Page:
Yale law professor Bruce Ackerman ’67 and attorney David Remes last month presented the oral argument in Smith v. Trump — a case that could establish a precedent against the unilateral deployment of troops by U.S. presidents — before the U.S Court of Appeals for the District of Columbia.

Army Captain Nathan Smith, a former intelligence officer at the command headquarters in Kuwait, filed a lawsuit in 2016 challenging the legality of the war against the Islamic State in Iraq and Syria under the War Powers Act of 1973. The act required former President Barack Obama to obtain congressional authorization within 60 days of deploying U.S troops, a process Obama failed to follow. While the district court dismissed the case in November 2016, Smith, aided by Ackerman and Remes, is now appealing the dismissal. A victory for Smith would set a precedent, preventing Trump and future presidents from waging a war without congressional authorization.

“If the court does not enforce or recognize Smith’s standing and enforce the War Powers Act, not only President Trump but every future president has a precedent for continued unilateral war-making,” Ackerman said. “We are at the turning point in the history of the United States.”

In the Oct. 27 hearing, Remes and Ackerman invoked Barreme v. Little, a foundational court decision in 1802. They presented the court’s decision that a military officer must disobey the orders of his commander in chief if they violate congressional laws limiting the president’s war-making powers.

In addition, during the argument, Ackerman focused on the history behind the statutory oath and officer’s oath. While the statutory oath requires enlisted personnel to obey the commands of superiors, the officer’s oath demands exclusive loyalty to the Constitution.

In interviews with the News, Ackerman, Remes and Smith all agreed that the October hearing went well. The hearing went on for an hour, Ackerman said, even though it was scheduled to take 30 minutes.

“I don’t engage in predictions, but the fact that this is not only about Trump made them take the case openly and seriously,” Ackerman said.

Congress enacted the War Powers Act in 1973 to prevent then-President Richard Nixon from unilaterally waging war against Vietnam. Under the act, a president cannot deploy troops for more than 60 days without “specific statutory authorization” from Congress. If the president fails to obtain congressional approval, he is required to withdraw the troops within 30 days.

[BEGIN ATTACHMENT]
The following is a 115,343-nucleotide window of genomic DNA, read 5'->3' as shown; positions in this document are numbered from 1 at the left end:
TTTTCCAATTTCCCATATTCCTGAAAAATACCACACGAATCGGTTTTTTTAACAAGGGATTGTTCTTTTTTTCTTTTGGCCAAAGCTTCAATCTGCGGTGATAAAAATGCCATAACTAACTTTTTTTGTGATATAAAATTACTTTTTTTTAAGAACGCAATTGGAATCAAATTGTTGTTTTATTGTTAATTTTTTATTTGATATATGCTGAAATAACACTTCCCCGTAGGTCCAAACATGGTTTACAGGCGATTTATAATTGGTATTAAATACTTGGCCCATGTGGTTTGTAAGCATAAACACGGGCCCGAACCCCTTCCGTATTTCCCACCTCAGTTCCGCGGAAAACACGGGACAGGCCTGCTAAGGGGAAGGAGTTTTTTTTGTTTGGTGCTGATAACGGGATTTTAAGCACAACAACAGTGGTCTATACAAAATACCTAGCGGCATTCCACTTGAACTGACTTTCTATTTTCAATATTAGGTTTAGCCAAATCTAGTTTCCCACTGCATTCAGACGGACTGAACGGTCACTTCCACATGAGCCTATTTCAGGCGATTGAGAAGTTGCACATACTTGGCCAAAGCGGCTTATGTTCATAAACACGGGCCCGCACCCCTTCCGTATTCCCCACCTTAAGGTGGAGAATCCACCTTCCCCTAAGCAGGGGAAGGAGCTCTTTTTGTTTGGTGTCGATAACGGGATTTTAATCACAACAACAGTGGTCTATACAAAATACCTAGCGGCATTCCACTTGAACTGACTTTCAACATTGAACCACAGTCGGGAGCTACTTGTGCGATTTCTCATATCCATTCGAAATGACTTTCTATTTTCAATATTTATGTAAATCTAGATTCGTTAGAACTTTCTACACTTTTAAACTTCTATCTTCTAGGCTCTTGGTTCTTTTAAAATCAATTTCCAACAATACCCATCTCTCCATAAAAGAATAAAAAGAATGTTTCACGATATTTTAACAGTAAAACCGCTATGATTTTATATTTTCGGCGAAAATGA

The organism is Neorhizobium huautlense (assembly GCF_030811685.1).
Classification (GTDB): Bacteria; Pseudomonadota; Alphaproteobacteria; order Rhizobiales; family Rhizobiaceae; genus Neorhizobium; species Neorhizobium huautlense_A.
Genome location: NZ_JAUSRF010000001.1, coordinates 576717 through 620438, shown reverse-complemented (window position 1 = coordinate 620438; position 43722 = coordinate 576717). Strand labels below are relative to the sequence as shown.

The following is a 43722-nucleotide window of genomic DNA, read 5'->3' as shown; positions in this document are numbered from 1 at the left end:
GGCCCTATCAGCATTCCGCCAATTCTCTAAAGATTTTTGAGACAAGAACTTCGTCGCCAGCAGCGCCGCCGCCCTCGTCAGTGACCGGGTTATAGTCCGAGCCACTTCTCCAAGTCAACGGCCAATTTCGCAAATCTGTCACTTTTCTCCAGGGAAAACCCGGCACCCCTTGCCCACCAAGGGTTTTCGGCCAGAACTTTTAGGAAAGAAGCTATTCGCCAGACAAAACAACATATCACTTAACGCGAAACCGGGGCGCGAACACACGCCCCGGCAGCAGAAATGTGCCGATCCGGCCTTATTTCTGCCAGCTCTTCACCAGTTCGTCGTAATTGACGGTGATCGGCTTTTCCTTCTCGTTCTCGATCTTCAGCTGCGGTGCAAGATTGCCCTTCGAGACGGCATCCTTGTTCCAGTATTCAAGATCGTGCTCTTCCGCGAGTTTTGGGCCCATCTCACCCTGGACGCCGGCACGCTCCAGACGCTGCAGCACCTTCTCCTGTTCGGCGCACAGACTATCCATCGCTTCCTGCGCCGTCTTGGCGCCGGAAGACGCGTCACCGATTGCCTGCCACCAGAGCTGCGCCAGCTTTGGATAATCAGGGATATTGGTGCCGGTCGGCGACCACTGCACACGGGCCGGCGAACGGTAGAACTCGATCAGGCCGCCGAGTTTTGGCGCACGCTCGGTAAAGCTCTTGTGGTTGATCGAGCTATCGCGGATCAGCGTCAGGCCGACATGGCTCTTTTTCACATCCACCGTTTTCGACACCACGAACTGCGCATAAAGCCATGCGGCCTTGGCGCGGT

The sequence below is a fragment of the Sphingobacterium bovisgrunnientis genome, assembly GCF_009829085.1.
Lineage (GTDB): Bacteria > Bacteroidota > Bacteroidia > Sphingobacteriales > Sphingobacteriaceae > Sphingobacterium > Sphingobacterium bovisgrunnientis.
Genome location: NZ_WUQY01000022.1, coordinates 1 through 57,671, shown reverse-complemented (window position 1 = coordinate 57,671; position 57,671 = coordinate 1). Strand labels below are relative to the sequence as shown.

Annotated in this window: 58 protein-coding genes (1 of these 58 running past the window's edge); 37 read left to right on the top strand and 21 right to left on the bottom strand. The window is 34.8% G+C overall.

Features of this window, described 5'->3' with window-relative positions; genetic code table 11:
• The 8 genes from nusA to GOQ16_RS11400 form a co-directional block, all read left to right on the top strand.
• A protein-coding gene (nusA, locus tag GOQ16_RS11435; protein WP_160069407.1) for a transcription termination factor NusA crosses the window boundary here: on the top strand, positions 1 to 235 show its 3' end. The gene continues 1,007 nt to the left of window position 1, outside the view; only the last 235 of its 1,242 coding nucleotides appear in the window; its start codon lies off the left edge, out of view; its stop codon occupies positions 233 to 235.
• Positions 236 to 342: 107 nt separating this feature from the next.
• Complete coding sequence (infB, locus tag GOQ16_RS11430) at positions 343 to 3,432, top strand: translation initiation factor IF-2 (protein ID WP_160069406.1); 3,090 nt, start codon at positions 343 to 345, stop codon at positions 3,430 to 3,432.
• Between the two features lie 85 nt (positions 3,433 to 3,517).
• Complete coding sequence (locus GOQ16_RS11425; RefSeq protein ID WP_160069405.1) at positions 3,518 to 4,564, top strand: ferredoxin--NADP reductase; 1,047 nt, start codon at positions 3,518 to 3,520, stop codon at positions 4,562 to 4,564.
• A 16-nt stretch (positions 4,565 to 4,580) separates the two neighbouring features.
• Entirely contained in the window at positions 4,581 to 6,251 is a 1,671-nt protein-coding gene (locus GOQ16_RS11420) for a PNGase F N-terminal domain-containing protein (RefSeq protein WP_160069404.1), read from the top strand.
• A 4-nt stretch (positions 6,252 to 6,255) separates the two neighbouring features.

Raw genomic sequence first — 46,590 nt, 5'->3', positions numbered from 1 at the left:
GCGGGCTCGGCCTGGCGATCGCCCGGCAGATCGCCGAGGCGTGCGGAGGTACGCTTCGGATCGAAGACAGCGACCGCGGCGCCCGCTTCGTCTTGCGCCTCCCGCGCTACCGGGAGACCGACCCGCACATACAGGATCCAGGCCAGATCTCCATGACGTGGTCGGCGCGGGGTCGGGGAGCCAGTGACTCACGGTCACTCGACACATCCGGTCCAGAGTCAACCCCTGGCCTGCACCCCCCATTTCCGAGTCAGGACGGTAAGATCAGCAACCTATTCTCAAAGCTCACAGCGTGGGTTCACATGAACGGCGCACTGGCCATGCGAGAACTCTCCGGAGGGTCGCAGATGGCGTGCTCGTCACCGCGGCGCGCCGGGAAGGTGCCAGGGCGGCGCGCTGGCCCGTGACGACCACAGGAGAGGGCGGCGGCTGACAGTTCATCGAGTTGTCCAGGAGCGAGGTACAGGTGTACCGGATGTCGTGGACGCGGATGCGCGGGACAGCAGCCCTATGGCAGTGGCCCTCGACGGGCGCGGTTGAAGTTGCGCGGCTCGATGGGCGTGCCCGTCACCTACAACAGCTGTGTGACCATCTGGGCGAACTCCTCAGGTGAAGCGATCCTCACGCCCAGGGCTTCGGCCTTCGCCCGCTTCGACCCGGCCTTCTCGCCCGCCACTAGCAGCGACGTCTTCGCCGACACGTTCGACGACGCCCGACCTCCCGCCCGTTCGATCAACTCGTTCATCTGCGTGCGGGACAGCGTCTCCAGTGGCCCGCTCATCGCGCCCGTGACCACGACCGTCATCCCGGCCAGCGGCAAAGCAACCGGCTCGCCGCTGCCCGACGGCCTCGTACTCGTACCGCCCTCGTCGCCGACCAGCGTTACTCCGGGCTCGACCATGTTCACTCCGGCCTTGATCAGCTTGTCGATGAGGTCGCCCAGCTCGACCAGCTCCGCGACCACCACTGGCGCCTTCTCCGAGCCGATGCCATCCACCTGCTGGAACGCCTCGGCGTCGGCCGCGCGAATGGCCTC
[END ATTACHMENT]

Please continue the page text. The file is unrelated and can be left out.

But on Sept. 10, 2014, Obama initiated open-ended action against ISIS in Iraq and Syria. Instead of seeking congressional approval, the government argued that the two Congressional authorizations for use of military force from 2001 and 2002, which supported military operations against Al Qaeda and Saddam Hussein, provided sufficient legal authority for the president to wage war against ISIS.

“Regardless of what I think about the wisdom of his decisions, George Bush complied with the War Powers Act when he invaded Afghanistan and Iraq,” Ackerman said. “In contrast, Obama didn’t obtain an authorization, and it’s being used as a precedent for Trump to continue the war with ISIS in Syria, Iraq and even southern Africa.

In an interview with the News, Remes also argued that the 2001 authorization for use of military force did not justify Obama’s war against ISIS.

“For the president to rely on this authority as the basis for the war against ISIS essentially treats the 2001 [authorization] as an unlimited grant to war-making power, enabling the president to wage war anywhere, any time and against anyone he somehow claims a wing to Al Qaeda,” Remes said.

Ackerman criticized the Obama administration’s argument in a series of magazines and scholarly journals. In a 2015 essay in The Atlantic, Ackerman claimed that “the biggest casualty in the struggle against the Islamic State so far has been the American Constitution.” He argued that the 2001 congressional authorization should not permit military force against the IS, a group that did not exist until 2004.

Smith said he read Ackerman’s article in October 2015 during his deployment in Kuwait, when he was already questioning the constitutionality of the mission. The decision to file a lawsuit was difficult, Smith said. He not only had to withdraw from service but also risked being court-martialed.

“I’m the third-generation military officer in the family. I took the oath to always defend the Constitution very seriously,” Smith said. “I realized that this is what my oath dictated me to do, and I would accept the consequences that came in my way.”

In November 2016, the case was dismissed in U.S. District Court, partly on the grounds that the court did not have authority to resolve a case about conflict between the executive and legislative branches. Smith said he found the decision frustrating because “the court never addressed the merits of the case.”

“What was I supposed to do?” Smith asked. “I still have friends deployed in Kuwait. Their options are either risking their lives for what they think is an unconstitutional mission or getting court-martialed and going to jail.”

A decision in Smith v. Trump from the Court of Appeals is expected later this year or by early 2018.

Serena Cho | serena.cho@yale.edu